If the exposure to antibiotics is short, these individuals will survive the treatment. This selective elimination of "maladapted" individuals from a population is natural selection in action. These surviving bacteria will then reproduce again, producing the next generation. Due to the elimination of the maladapted individuals in the past generation, this population contains more bacteria that have some resistance against the antibiotic.

At the same time, new mutations occur, contributing new genetic variation to the existing genetic variation. Spontaneous mutations are very rare, very few have any effect at all, and usually any effect is deleterious. However, populations of bacteria are enormous, and so a few individuals may have beneficial mutations. If a new mutation reduces their susceptibility to an antibiotic, these individuals are more likely to survive when next confronted with that antibiotic.

Given enough time, and repeated exposure to the antibiotic, a population of antibiotic-resistant bacteria will emerge.


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Recently, several new strains of MRSA have emerged that are resistant to vancomycin and teicoplanin. This exemplifies a situation where medical researchers continue to develop new antibiotics that can kill the bacteria, and this leads to resistance to the new antibiotics. A similar situation occurs with pesticide resistance in plants and insects. See also: Evolution and Darwinism. The theory of modification through natural selection , or the theory of natural selection, postulates a process by which the mechanism of natural selection can lead to biological evolution.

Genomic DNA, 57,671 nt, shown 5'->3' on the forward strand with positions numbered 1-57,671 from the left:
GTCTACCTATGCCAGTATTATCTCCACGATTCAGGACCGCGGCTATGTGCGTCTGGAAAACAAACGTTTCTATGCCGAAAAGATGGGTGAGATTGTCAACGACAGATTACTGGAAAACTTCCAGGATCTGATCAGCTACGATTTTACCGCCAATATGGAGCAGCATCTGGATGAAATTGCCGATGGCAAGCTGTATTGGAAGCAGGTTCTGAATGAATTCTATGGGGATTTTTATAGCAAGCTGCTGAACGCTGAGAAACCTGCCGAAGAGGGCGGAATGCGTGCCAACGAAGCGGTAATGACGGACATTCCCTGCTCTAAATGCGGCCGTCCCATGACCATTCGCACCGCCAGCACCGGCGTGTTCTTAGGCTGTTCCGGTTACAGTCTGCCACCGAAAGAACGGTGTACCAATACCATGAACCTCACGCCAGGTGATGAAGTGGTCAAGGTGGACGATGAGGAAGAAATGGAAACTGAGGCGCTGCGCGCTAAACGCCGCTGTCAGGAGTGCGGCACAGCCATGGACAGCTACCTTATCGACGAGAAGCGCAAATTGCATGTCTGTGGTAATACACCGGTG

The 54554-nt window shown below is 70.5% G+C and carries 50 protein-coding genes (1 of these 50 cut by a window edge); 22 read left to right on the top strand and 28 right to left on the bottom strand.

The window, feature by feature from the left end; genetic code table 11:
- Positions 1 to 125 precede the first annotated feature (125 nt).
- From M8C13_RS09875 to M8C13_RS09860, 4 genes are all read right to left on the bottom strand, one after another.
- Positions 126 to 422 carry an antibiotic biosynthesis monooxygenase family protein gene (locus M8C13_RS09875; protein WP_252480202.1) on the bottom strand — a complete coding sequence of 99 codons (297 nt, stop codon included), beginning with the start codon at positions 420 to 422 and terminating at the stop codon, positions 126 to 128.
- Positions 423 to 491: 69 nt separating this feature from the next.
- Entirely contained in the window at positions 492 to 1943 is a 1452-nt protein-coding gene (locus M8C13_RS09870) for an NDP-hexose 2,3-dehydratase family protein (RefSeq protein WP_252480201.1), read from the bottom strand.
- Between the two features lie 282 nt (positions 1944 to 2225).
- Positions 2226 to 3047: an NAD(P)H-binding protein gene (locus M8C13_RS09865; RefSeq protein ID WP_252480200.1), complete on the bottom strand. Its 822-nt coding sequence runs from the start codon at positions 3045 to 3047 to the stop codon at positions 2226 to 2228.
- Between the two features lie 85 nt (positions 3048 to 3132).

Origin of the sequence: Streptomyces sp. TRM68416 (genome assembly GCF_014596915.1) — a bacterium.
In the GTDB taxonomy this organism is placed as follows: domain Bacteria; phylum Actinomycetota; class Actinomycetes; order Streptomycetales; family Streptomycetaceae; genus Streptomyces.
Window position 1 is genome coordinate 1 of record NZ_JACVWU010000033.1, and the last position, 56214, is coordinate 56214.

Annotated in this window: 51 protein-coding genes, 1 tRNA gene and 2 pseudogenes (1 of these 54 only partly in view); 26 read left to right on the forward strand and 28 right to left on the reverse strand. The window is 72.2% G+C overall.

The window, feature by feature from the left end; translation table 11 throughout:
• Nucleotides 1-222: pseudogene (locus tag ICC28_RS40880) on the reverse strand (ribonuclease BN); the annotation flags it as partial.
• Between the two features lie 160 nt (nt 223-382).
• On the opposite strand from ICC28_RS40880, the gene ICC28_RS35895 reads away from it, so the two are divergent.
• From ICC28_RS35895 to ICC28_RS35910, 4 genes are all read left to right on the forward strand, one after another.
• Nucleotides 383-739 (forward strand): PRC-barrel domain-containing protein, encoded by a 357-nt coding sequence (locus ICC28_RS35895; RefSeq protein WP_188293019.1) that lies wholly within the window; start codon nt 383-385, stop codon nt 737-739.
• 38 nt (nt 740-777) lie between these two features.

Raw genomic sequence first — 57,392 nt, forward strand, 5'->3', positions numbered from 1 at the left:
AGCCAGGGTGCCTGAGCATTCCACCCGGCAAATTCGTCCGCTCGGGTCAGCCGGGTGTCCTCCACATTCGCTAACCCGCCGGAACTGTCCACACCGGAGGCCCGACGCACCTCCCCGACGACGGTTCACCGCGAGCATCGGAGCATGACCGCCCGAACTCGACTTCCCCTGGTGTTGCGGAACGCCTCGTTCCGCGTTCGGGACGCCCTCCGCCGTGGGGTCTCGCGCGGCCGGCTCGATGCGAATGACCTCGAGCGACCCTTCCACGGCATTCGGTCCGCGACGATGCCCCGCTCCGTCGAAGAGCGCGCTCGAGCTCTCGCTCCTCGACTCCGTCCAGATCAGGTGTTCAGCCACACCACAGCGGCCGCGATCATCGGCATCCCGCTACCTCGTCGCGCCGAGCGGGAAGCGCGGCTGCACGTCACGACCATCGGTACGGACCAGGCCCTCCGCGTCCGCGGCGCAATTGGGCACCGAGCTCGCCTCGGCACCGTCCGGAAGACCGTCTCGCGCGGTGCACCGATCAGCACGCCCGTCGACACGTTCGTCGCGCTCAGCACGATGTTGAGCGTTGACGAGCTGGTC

This theory is used to explain both evolution at or below the level of species microevolution , such as changes in gene frequencies in populations and speciation phenomena, as well as major genetic changes above the species level macroevolution , such as the development of novel traits wings, feathers, jaws, etc.

Natural selection

In the theory of natural selection, a prerequisite for natural selection to result in evolution, novel traits, and speciation is the presence of heritable genetic variation. Genetic variation is the result of mutations , recombinations , and alterations in the karyotype the number, shape, size, and internal arrangement of the chromosomes. Any of these changes might have an effect that is highly advantageous or highly disadvantageous, but large effects are very rare.

In the past, most changes in the genetic material were considered neutral or close to neutral because they occurred in non-coding DNA. However, recent research suggests that many mutations in non-coding DNA do have slight deleterious effects. Overall, of those mutations that do affect the fitness of the individual, most are slightly deleterious, some reduce the fitness dramatically, and some increase the fitness. Individuals with greater fitness are more likely to contribute offspring to the next generation, while individuals with lesser fitness are more likely to die early or fail to reproduce.